5.3 Information technology developmentTo facilitate the implementation of knowledge management, a well-designed and operationalknowledge management system should be in place. Latest information technology should beused as an enabler. In this regard, the library director should consider him/her self as the chiefknowledge officer of the entire organization and should work together with the CIO, heads ofthe planning department, the computer and information technology canter, the humanresources management department, the finance department, etc. to design and develop such asystem. Such a knowledge management system should be built on existing computer andinformation technology infrastructures, including upgraded intranet, extranet, and Internet,and available software programs to facilitate the capture, analysis, organization, storage, andsharing of internal and external information resources for effective knowledge exchangeamong users, resource persons (faculty, researchers, and subjects specialists, etc.), publishers,government agencies, businesses and industries, and other organizations via multiplechannels and layers. In recent years, many of the newly developed information technologiesfor database and information/document management can be utilized in knowledgemanagement; such as, data warehousing, data mining, text mining, content management,knowledge extraction, knowledge mapping, groupware, and information visualization, etc. Itwas observed by Hsinchun Chen that “since the mid 1990s, the popularity of search enginesand advances in web spidering, indexing, and link analysis have 12Knowledge transformedIR systems into newer and more powerful search tools for content on the Internet.”5.4 User servicesThe utmost goal of knowledge management is to provide users with a variety of qualityservices in order to improve the communication, use and creation of knowledge. As much aspossible these services should be tailored to the interest and needs of each user. Informationabout each user can be obtained by analyzing the records of user registration, surveys,circulation and interlibrary loans, frequently asked reference questions, and the use of e-journal and digital resources, etc. User satisfaction and needs should be collected throughperiodic users’ surveys. The findings should be used for the planning and redesign of libraryservices. It is very important, however, that user’s privacy should always be protected.Some of the manual services such as “new publication alert” and “selective dissemination ofinformation,” which libraries have been providing, can now be done automatically by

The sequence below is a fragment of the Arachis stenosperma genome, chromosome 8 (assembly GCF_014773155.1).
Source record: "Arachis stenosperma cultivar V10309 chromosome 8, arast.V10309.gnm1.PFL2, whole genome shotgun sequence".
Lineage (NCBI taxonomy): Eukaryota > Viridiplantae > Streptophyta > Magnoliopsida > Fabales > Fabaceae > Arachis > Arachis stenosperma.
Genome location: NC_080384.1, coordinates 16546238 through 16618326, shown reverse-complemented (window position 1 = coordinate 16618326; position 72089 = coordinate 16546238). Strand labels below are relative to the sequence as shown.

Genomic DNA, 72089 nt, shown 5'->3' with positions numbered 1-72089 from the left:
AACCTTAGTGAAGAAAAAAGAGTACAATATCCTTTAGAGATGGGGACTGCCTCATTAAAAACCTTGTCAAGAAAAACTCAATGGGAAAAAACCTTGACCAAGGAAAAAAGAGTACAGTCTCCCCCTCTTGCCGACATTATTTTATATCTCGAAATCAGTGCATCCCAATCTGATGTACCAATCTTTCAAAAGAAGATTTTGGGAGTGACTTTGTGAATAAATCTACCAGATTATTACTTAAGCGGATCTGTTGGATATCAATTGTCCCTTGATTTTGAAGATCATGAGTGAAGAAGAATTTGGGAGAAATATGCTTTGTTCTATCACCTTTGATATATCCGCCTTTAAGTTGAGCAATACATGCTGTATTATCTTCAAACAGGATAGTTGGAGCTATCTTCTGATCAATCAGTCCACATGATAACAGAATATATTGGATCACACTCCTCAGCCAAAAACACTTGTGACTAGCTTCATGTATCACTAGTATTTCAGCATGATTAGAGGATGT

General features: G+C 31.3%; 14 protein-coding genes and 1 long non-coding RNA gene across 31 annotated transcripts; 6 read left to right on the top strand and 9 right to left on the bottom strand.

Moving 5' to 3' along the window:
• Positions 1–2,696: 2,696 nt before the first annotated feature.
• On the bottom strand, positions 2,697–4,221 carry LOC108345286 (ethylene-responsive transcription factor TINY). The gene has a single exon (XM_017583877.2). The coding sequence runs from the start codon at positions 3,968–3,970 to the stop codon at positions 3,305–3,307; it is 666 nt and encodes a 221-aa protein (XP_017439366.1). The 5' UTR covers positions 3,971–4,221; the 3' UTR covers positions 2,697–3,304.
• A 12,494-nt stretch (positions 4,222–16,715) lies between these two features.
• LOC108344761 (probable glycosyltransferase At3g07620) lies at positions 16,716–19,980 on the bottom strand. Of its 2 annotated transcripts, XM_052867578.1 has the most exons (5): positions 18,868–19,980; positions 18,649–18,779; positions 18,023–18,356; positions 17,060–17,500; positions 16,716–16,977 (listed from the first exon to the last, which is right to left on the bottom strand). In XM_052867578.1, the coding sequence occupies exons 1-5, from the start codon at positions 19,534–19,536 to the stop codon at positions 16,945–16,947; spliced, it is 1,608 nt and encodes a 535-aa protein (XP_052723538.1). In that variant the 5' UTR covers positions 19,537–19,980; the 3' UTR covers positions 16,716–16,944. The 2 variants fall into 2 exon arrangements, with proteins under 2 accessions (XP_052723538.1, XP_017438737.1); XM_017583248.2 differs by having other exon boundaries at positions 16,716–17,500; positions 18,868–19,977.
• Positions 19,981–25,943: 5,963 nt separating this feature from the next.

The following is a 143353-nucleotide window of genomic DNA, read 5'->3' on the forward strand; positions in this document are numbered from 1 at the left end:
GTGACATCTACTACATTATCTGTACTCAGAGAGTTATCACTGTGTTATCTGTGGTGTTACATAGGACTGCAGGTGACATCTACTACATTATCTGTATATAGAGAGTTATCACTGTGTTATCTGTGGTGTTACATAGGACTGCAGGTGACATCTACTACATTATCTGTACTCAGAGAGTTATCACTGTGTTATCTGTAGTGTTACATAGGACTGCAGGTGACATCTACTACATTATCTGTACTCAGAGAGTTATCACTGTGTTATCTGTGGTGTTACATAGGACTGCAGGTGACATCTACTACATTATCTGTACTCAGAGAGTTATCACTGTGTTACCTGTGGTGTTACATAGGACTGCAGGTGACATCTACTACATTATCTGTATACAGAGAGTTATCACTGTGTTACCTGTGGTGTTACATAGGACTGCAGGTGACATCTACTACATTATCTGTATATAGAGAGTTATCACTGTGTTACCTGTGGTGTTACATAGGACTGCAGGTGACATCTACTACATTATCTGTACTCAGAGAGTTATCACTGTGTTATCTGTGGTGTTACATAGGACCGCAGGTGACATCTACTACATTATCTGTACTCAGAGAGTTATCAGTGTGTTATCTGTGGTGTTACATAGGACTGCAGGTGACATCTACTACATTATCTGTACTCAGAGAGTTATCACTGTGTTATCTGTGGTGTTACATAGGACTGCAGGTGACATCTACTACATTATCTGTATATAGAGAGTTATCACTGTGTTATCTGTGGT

employing the “push technology” with great efficiency and convenience. Each library usercan also set up his/her virtual “MyLibrary” enabled by library systems and networks forcollecting and organizing resources for personal use and to stay informed of new resourcesprovided by the library.The Library and Information Technology Association (LITA) has defined MyLibrary-likeservices as the number one trend “worth keeping an eye on.” It further stated that “Libraryusers who are Web users, a growing group, expect customization, interactivity, and customersupport.Approaches that are library-focused instead of user-focused will be increasingly irrelevant.”5.5 Human resources managementA great amount of expert knowledge is possessed by library staff and users, both in andoutside the libraries. In university and research communities such expertise is abundant andshould be inventoried, indexed, and updated regularly and be made searchable and accessiblethrough electronic databases created and maintained by libraries. The knowledge andaccumulated experiences of library staff members form the intellectual assets of any libraryand should be valued and shared. An organizational culture for sharing of knowledge andexpertise should be established with appropriate rewards and incentives. Those staff memberswho share their tacit knowledge and experiences through writing, publishing, lecturing,tutoring, or mentoring should be appropriately recognized and rewarded. An organizationalculture which emphasizes cooperation, sharing, and innovation can only be established bystrong leadership and commitment from the library director and a shared vision by the librarystaff. As a learning organization, libraries should allocate annual funding to providecontinuing education and staff training to all staff members. Knowledge must be renewed andexpanded to prevent it from becoming stagnant.Libraries should also encourage the transfer of knowledge and experience from experiencedstaff to new staff members. A mentoring system should be in place to help newcomers tolearn from experienced library staff. Informal seminars and brownbag sessions where staffcan interact and exchange “lessons learned”, “best practices” and other specific experienceand knowledge should be scheduled at regular intervals and at convenient times. Specialinterest groups and chat rooms can be created through intranet. Since many valuable